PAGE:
How to Quit Drinking Alcohol: What to Look Out For

Bridget Mulroy
How to Quit Drinking Alcohol: What to Look Out ForPhoto by(@wilpunt/iStock)

If you’ve ever had a heavy night of drinking and woken up the next day telling yourself, “I’ll never drink again,” and then found yourself having a few drinks not too long after saying that to yourself, know the scenario is quite common.

Yes, hangovers can be intense, and they’re usually enough to make anyone swear they’ll never touch a drop of alcohol again in their life, but the societal pressure of ‘just having one drink’ is a force some are constantly struggling with.

Of course, no one wants to drink to the point of being hung over the next day, but if you’ve ever thought to yourself, ‘I don’t want to drink today,’ and had a difficult time not drinking, it’s important to consider the pressures you’re giving into.

Taking a day or two off is possible, but it’s more difficult for people who regularly consume alcohol. Quitting ‘cold turkey’ isn’t always a safe option for those who are drinking more than average because the symptoms caused by withdrawing from alcohol can be dangerous.

If you’re considering a break from booze, ask yourself two questions. How often are you drinking? How much do you drink when you do drink?

If the answer is more than three drinks a day, medical professionals encourage having an evaluation before quitting so you know what withdrawal symptoms to expect based on how much you drink, and how to cope with them.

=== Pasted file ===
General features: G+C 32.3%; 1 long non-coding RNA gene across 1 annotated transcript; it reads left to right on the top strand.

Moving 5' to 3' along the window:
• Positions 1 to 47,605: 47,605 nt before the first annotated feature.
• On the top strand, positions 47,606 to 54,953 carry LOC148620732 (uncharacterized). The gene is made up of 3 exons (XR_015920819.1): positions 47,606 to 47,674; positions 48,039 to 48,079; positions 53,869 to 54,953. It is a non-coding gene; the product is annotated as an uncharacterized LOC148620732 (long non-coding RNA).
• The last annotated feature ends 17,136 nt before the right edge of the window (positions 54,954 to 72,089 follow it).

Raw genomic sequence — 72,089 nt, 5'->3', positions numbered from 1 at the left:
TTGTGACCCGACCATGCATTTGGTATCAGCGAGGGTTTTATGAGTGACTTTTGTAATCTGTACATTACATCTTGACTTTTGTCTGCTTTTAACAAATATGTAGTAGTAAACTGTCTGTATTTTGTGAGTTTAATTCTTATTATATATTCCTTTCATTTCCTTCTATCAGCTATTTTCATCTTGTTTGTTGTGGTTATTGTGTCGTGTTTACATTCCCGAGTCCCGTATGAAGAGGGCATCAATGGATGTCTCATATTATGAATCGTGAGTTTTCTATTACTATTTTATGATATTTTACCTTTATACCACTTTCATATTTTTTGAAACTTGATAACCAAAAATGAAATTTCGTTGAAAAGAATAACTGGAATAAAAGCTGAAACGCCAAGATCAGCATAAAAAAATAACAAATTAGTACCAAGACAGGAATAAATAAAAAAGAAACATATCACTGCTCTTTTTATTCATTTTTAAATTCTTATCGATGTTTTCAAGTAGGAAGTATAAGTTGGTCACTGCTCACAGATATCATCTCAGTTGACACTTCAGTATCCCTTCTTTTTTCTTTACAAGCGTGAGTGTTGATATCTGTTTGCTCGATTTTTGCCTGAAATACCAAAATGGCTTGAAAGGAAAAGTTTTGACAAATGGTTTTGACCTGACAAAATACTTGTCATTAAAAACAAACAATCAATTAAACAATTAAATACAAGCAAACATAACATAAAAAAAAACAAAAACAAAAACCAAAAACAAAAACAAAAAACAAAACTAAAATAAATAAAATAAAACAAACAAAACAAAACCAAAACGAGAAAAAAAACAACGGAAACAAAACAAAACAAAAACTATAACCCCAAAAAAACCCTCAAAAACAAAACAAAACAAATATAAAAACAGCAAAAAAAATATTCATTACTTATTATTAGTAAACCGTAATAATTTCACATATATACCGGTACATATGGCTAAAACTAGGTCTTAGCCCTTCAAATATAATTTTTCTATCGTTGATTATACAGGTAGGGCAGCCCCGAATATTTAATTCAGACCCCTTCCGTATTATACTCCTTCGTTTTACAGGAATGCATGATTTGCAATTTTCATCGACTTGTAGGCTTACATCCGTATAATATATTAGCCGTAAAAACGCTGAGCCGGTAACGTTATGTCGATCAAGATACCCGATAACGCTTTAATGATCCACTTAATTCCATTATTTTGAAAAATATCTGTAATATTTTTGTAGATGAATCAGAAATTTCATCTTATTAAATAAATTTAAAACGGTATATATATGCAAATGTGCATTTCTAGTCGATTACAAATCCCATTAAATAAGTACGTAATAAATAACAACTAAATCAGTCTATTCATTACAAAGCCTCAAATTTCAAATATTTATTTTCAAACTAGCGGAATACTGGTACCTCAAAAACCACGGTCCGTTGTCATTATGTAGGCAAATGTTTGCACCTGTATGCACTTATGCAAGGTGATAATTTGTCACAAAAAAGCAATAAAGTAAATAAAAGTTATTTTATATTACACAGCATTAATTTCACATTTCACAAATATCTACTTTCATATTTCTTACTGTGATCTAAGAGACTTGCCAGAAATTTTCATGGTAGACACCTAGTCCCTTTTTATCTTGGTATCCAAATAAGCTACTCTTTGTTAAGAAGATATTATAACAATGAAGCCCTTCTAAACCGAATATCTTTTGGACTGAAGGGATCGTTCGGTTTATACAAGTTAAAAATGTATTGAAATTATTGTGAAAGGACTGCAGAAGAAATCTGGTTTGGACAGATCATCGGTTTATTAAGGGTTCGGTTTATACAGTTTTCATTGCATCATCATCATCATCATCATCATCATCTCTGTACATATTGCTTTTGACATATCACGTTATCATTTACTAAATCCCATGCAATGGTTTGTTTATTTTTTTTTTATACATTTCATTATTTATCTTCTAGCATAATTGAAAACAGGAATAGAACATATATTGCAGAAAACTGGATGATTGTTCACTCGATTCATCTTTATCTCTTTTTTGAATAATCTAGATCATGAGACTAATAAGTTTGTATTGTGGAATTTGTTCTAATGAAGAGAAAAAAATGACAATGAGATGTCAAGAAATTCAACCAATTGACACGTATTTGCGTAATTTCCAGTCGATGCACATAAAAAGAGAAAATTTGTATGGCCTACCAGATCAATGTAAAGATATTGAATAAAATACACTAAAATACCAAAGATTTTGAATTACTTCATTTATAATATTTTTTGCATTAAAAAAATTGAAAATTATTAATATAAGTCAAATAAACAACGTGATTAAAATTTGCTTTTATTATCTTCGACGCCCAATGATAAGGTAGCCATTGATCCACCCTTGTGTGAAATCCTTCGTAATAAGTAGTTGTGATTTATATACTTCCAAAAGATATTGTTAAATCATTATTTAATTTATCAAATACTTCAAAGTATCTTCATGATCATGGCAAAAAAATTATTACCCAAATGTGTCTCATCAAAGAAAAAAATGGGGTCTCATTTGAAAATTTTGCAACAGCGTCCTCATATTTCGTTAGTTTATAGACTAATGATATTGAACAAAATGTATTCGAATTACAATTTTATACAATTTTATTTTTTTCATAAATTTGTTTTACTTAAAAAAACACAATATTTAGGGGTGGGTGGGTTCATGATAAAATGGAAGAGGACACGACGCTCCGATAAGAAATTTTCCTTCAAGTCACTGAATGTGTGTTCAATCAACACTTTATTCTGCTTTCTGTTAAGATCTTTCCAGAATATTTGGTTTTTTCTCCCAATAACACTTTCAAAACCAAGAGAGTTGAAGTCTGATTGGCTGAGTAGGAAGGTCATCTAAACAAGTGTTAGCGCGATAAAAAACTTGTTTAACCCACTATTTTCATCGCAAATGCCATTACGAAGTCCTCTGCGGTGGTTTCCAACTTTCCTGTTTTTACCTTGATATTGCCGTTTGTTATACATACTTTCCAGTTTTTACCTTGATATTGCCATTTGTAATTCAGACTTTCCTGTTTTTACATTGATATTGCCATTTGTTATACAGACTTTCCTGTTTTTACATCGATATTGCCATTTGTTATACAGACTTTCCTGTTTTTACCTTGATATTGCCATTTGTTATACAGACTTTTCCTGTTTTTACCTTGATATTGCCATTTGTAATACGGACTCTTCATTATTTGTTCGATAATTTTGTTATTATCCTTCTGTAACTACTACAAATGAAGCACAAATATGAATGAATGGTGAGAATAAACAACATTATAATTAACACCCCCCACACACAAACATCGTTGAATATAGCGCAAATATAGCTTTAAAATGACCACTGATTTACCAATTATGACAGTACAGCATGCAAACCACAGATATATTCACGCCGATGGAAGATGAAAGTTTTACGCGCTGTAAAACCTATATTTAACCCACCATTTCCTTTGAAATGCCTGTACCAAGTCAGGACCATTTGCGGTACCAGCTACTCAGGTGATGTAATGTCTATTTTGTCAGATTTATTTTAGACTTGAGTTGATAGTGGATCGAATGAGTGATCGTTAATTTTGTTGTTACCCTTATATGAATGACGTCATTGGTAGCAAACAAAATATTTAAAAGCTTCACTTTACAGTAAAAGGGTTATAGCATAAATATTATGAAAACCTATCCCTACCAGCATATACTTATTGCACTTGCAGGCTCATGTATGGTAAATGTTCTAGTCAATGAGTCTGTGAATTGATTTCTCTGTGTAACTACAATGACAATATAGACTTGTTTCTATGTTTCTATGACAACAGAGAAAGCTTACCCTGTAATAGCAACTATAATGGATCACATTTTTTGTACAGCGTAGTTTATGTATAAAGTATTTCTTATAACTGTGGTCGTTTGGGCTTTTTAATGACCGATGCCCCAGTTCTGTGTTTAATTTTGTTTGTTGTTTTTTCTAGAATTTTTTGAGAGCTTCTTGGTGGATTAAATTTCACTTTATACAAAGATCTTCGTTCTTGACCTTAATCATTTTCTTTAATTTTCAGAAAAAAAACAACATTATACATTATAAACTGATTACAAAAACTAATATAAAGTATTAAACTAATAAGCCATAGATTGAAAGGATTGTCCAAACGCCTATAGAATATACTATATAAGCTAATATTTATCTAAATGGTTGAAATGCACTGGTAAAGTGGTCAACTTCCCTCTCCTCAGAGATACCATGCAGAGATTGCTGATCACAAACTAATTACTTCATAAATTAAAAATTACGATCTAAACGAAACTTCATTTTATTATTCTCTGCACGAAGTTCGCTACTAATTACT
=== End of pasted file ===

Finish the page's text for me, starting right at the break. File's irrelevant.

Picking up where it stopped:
More than 17 million Americans struggle with an alcohol dependence disorder, according to the CDC. This number increased significantly following the global health crisis. If you or anyone you know find themselves saying they’ll ‘never drink again,’ and then they’re drinking again, chances are they’re a member of the 17 Million Club.

Don’t try quitting on your own. Speak to someone. Know the signs to look out for and learn ways to overcome them.

Alcohol Withdrawal Symptoms (American Addiction Centers):

  • Headaches
  • Anxiety
  • Tremors or shakes
  • Insomnia
  • Fatigue
  • Mood changes
  • Gastrointestinal disturbances
  • Heart palpitations
  • Increased blood pressure or heart rate
  • Hyperthermia
  • Rapid abnormal breathing
  • Hallucinations
  • Seizures

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Hi, I’m Bridget.

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